Leonard Marcus might just be the busiest man in the world of kid lit. In June, the children’s literature historian and scholar launched a critically acclaimed exhibition at the New York Public Library (which he curated) and had a book published that celebrates the life and work of Maurice Sendak (which he edited). This summer, he will also publish his latest biography, a book on Randolph Caldecott, while his introduction for the 75th anniversary edition of Kenneth Grahame’s The Reluctant Dragon (Holiday, 1938) comes to print. Does he ever sleep? Says Marcus, “I just love what I’m doing so I kind of can’t wait to get started in the morning.”
Over coffee in a café in New York City’s West Village, Marcus—who is as soft spoken as a kindergarten teacher trying to soothe a rowdy classroom—shared with School Library Journal some of the details of his many recent projects, some insider knowledge of children’s literature history and icons and his belief that picture books might be the solution to saving all physical books.
Marcus has curated many exhibits, but “The ABC of It: Why Children’s Books Matter,” an exhibition at the main branch of the New York Public Library featuring nearly 250 books and artifacts, is his most ambitious undertaking to date. The New York Times calls the show, “remarkably rich,” and Monica Edinger, children’s book author, teacher, and blogger, describes it as, “wonderful—witty in design and delightful in the actual objects on display” on her blog, Educating Alice.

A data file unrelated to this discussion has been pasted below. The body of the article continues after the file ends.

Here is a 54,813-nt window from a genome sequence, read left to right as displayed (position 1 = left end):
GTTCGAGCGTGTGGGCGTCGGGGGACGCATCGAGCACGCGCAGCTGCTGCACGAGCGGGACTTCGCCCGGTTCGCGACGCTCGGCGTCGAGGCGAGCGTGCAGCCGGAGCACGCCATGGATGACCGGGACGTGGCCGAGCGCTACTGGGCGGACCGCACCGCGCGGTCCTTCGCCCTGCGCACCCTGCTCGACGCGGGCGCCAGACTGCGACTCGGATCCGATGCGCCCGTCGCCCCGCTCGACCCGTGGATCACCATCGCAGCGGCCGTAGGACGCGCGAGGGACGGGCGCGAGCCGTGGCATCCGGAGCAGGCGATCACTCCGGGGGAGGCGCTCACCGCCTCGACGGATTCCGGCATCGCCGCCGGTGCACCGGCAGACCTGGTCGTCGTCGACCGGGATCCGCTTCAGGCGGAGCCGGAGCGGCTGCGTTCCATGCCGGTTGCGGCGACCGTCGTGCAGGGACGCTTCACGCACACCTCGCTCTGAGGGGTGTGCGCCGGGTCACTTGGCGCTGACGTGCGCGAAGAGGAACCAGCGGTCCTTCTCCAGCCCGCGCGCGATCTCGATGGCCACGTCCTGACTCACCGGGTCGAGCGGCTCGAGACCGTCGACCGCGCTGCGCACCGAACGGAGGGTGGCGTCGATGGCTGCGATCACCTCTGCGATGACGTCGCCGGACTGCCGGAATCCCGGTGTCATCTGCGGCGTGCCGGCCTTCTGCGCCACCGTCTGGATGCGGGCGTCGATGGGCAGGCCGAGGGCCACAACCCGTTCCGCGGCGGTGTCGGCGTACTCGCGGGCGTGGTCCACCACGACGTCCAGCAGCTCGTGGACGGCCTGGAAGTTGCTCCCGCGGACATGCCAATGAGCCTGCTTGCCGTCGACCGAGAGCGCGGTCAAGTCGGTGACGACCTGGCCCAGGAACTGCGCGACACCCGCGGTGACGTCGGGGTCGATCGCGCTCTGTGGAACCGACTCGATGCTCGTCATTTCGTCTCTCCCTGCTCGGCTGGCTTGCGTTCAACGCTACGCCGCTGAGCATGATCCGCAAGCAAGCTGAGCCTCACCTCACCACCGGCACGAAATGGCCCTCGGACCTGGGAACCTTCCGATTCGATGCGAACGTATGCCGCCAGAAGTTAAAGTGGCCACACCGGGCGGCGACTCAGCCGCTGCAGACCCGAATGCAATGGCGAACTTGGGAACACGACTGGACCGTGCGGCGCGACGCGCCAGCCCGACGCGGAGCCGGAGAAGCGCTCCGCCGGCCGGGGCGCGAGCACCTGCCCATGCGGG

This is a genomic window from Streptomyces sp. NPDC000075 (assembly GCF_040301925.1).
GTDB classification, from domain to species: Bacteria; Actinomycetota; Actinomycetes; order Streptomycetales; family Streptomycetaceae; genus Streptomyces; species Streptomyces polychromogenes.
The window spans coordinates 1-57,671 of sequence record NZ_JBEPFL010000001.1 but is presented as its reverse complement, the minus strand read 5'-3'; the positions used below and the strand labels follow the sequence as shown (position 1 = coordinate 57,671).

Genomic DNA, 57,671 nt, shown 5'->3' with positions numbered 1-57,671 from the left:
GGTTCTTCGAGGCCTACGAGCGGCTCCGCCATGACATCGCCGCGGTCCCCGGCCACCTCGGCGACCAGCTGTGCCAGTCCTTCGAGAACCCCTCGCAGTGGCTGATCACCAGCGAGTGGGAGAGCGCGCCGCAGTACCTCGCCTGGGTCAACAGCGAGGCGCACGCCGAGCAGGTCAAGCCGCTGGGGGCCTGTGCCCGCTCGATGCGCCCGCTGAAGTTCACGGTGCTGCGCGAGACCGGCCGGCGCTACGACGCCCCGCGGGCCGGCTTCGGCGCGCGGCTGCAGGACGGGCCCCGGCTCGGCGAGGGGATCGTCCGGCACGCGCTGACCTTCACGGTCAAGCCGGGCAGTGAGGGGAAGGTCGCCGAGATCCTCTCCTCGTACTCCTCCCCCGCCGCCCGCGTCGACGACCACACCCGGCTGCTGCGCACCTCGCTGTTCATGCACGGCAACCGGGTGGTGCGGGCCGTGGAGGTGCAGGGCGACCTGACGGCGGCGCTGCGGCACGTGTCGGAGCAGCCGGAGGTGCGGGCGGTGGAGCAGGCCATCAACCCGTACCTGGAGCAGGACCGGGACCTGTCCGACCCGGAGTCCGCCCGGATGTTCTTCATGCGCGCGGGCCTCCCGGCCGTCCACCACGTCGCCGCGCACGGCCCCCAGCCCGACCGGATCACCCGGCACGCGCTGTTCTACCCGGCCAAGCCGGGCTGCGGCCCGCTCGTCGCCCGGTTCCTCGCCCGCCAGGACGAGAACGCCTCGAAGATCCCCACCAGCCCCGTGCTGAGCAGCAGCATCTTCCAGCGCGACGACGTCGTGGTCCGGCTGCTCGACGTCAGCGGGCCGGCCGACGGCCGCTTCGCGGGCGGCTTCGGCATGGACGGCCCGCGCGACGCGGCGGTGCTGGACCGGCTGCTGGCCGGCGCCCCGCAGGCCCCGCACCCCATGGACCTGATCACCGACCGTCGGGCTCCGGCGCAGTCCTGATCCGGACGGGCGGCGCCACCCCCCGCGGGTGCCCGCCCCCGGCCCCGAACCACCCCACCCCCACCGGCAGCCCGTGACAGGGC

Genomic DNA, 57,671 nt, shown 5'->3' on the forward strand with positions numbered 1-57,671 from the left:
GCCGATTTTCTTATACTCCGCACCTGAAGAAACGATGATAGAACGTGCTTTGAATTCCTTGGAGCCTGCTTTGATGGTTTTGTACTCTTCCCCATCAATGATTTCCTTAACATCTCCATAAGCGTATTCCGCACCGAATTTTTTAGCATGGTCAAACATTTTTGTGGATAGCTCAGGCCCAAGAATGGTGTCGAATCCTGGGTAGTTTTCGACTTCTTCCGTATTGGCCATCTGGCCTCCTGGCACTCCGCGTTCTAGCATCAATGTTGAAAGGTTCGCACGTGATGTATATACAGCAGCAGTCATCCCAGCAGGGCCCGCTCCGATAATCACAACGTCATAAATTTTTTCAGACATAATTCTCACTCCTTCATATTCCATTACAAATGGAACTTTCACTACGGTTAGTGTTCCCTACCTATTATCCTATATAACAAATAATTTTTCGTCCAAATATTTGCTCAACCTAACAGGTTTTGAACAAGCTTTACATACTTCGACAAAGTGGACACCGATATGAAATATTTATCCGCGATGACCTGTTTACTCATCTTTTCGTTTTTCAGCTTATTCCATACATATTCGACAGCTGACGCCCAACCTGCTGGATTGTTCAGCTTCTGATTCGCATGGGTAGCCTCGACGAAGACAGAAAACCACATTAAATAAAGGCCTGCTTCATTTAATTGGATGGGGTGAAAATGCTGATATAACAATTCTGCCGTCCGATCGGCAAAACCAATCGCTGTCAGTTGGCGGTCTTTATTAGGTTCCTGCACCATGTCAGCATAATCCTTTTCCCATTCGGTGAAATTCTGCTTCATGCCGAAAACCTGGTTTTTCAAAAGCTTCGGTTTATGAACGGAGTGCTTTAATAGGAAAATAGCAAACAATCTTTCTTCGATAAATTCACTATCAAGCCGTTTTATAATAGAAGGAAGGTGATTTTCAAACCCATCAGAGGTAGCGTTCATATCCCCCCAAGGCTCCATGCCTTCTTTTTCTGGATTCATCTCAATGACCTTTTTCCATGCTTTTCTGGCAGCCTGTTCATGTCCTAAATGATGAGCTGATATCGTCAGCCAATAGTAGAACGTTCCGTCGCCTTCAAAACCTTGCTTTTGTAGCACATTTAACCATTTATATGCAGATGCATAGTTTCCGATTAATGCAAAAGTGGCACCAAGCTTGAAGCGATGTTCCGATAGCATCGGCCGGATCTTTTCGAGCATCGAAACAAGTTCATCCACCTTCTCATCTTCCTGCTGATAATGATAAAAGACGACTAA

Working with a full-time assistant and a design team, Marcus spent a year meeting with library special collection curators, researching and selecting objects for the exhibit. He specifically wanted to avoid showing the “greatest hits of [the] New York Public Library” or a “march through history,” he explained. “Those are the two traditional ways of exhibiting children’s books,” Marcus said. “And they don’t really let people into the story. They tell people that you’ve got to follow along. I wanted this to be much more immersive and to allow people to start with what they knew, the familiar books that were their favorites for personal reasons, and then to be surprised by finding that those books belong to a much bigger story that can be sorted out and told.”
Listening to Marcus speak about the objects, elements, and scenes in the show—which include an 1826 edition of the Grimm’s fairy tales, a recording of E.B. White reading Charlotte’s Web (Harper, 1952), and a gallery that focuses on challenged books—his enthusiasm for his life’s work is palpable. He said that the invitation to curate the show was, “basically being given the keys to the kingdom of all these great collections of art, manuscripts, photographs, prints, and, of course, the children’s books.”